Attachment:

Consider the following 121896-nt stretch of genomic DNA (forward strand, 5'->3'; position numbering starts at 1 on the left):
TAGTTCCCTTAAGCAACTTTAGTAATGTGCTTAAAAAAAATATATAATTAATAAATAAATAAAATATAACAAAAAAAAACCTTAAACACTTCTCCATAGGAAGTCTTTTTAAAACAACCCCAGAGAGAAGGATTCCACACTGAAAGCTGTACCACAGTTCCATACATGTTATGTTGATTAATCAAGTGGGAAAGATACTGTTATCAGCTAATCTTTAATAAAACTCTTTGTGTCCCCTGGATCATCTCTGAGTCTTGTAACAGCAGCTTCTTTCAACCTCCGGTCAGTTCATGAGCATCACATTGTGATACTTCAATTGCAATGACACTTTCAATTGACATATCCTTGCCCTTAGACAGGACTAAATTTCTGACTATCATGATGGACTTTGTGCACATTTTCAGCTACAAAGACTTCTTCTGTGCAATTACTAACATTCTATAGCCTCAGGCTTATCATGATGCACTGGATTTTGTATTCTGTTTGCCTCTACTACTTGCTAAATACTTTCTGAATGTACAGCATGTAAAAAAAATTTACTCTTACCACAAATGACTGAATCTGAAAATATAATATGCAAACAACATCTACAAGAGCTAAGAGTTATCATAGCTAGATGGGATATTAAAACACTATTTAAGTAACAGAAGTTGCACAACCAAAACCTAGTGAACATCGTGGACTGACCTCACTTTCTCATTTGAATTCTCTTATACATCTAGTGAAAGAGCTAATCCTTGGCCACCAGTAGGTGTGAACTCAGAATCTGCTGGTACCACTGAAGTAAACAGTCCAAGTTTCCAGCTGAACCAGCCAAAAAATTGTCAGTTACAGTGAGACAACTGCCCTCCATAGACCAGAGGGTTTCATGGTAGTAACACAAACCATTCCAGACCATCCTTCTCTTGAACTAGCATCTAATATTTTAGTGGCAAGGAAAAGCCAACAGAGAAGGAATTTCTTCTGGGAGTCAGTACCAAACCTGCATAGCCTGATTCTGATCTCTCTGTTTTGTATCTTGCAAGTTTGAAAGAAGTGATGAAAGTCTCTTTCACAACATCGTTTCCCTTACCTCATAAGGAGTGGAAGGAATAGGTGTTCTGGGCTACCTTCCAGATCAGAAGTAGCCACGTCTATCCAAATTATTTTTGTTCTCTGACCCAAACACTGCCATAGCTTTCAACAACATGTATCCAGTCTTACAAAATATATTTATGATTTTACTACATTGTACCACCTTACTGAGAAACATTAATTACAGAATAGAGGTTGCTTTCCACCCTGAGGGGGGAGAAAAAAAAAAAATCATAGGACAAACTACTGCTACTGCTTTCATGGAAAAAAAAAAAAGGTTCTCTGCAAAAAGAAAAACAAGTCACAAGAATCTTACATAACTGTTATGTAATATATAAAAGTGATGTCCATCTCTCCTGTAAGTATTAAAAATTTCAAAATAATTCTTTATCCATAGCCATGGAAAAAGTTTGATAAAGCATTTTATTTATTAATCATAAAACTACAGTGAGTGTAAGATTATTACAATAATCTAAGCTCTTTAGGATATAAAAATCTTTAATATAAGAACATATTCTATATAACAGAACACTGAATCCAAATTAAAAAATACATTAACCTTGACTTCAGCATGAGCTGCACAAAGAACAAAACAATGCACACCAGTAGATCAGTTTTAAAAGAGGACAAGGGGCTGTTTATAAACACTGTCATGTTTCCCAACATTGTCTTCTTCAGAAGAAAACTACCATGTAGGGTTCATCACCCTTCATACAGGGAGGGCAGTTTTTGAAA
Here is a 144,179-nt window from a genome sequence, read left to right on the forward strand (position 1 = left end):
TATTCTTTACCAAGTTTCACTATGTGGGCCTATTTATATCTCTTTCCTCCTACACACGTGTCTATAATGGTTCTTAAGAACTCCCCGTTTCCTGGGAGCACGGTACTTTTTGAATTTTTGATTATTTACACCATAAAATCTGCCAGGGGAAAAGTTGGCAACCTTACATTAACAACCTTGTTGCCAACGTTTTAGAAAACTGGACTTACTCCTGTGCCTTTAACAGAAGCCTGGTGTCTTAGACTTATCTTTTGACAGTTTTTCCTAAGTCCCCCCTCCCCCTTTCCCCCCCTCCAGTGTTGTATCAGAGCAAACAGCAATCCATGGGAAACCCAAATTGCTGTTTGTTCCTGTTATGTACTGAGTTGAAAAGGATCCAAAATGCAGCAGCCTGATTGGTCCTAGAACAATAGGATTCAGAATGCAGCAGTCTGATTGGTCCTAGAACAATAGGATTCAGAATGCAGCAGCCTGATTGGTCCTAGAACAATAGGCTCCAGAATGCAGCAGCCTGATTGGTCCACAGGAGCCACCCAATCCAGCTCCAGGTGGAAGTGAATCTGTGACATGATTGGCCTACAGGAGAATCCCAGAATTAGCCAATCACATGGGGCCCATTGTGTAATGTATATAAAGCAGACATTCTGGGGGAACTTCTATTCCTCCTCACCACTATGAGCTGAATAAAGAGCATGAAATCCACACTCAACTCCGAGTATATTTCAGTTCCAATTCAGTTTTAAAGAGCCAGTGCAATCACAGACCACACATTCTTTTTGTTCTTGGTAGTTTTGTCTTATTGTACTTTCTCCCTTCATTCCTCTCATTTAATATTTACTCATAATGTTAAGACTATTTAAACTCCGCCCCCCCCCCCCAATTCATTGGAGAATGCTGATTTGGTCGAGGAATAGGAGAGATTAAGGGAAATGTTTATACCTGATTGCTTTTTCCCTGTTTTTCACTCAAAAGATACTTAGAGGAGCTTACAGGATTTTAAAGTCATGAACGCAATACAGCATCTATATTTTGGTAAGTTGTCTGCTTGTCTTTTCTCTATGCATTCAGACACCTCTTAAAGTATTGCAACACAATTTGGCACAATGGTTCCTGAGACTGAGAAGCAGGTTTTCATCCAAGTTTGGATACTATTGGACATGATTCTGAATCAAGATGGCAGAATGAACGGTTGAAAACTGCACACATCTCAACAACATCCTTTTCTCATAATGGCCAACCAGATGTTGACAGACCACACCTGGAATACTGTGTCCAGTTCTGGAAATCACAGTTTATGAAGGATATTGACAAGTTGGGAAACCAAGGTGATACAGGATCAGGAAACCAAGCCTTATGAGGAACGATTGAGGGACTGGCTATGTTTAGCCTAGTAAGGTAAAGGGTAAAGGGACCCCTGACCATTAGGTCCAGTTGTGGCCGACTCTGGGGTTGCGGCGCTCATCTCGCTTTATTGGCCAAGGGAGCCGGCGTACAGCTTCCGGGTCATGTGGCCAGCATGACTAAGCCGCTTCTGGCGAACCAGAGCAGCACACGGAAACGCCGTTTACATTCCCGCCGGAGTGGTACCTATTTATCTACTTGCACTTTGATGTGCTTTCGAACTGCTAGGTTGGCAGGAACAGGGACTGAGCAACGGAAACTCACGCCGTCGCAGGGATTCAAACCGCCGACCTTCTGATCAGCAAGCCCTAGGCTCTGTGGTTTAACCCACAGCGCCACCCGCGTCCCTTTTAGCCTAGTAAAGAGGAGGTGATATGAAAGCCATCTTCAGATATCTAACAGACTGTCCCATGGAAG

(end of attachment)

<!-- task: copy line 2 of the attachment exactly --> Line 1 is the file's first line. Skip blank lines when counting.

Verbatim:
TAGTTCCCTTAAGCAACTTTAGTAATGTGCTTAAAAAAAATATATAATTAATAAATAAATAAAATATAACAAAAAAAAACCTTAAACACTTCTCCATAGGAAGTCTTTTTAAAACAACCCCAGAGAGAAGGATTCCACACTGAAAGCTGTACCACAGTTCCATACATGTTATGTTGATTAATCAAGTGGGAAAGATACTGTTATCAGCTAATCTTTAATAAAACTCTTTGTGTCCCCTGGATCATCTCTGAGTCTTGTAACAGCAGCTTCTTTCAACCTCCGGTCAGTTCATGAGCATCACATTGTGATACTTCAATTGCAATGACACTTTCAATTGACATATCCTTGCCCTTAGACAGGACTAAATTTCTGACTATCATGATGGACTTTGTGCACATTTTCAGCTACAAAGACTTCTTCTGTGCAATTACTAACATTCTATAGCCTCAGGCTTATCATGATGCACTGGATTTTGTATTCTGTTTGCCTCTACTACTTGCTAAATACTTTCTGAATGTACAGCATGTAAAAAAAATTTACTCTTACCACAAATGACTGAATCTGAAAATATAATATGCAAACAACATCTACAAGAGCTAAGAGTTATCATAGCTAGATGGGATATTAAAACACTATTTAAGTAACAGAAGTTGCACAACCAAAACCTAGTGAACATCGTGGACTGACCTCACTTTCTCATTTGAATTCTCTTATACATCTAGTGAAAGAGCTAATCCTTGGCCACCAGTAGGTGTGAACTCAGAATCTGCTGGTACCACTGAAGTAAACAGTCCAAGTTTCCAGCTGAACCAGCCAAAAAATTGTCAGTTACAGTGAGACAACTGCCCTCCATAGACCAGAGGGTTTCATGGTAGTAACACAAACCATTCCAGACCATCCTTCTCTTGAACTAGCATCTAATATTTTAGTGGCAAGGAAAAGCCAACAGAGAAGGAATTTCTTCTGGGAGTCAGTACCAAACCTGCATAGCCTGATTCTGATCTCTCTGTTTTGTATCTTGCAAGTTTGAAAGAAGTGATGAAAGTCTCTTTCACAACATCGTTTCCCTTACCTCATAAGGAGTGGAAGGAATAGGTGTTCTGGGCTACCTTCCAGATCAGAAGTAGCCACGTCTATCCAAATTATTTTTGTTCTCTGACCCAAACACTGCCATAGCTTTCAACAACATGTATCCAGTCTTACAAAATATATTTATGATTTTACTACATTGTACCACCTTACTGAGAAACATTAATTACAGAATAGAGGTTGCTTTCCACCCTGAGGGGGGAGAAAAAAAAAAAATCATAGGACAAACTACTGCTACTGCTTTCATGGAAAAAAAAAAAAGGTTCTCTGCAAAAAGAAAAACAAGTCACAAGAATCTTACATAACTGTTATGTAATATATAAAAGTGATGTCCATCTCTCCTGTAAGTATTAAAAATTTCAAAATAATTCTTTATCCATAGCCATGGAAAAAGTTTGATAAAGCATTTTATTTATTAATCATAAAACTACAGTGAGTGTAAGATTATTACAATAATCTAAGCTCTTTAGGATATAAAAATCTTTAATATAAGAACATATTCTATATAACAGAACACTGAATCCAAATTAAAAAATACATTAACCTTGACTTCAGCATGAGCTGCACAAAGAACAAAACAATGCACACCAGTAGATCAGTTTTAAAAGAGGACAAGGGGCTGTTTATAAACACTGTCATGTTTCCCAACATTGTCTTCTTCAGAAGAAAACTACCATGTAGGGTTCATCACCCTTCATACAGGGAGGGCAGTTTTTGAAA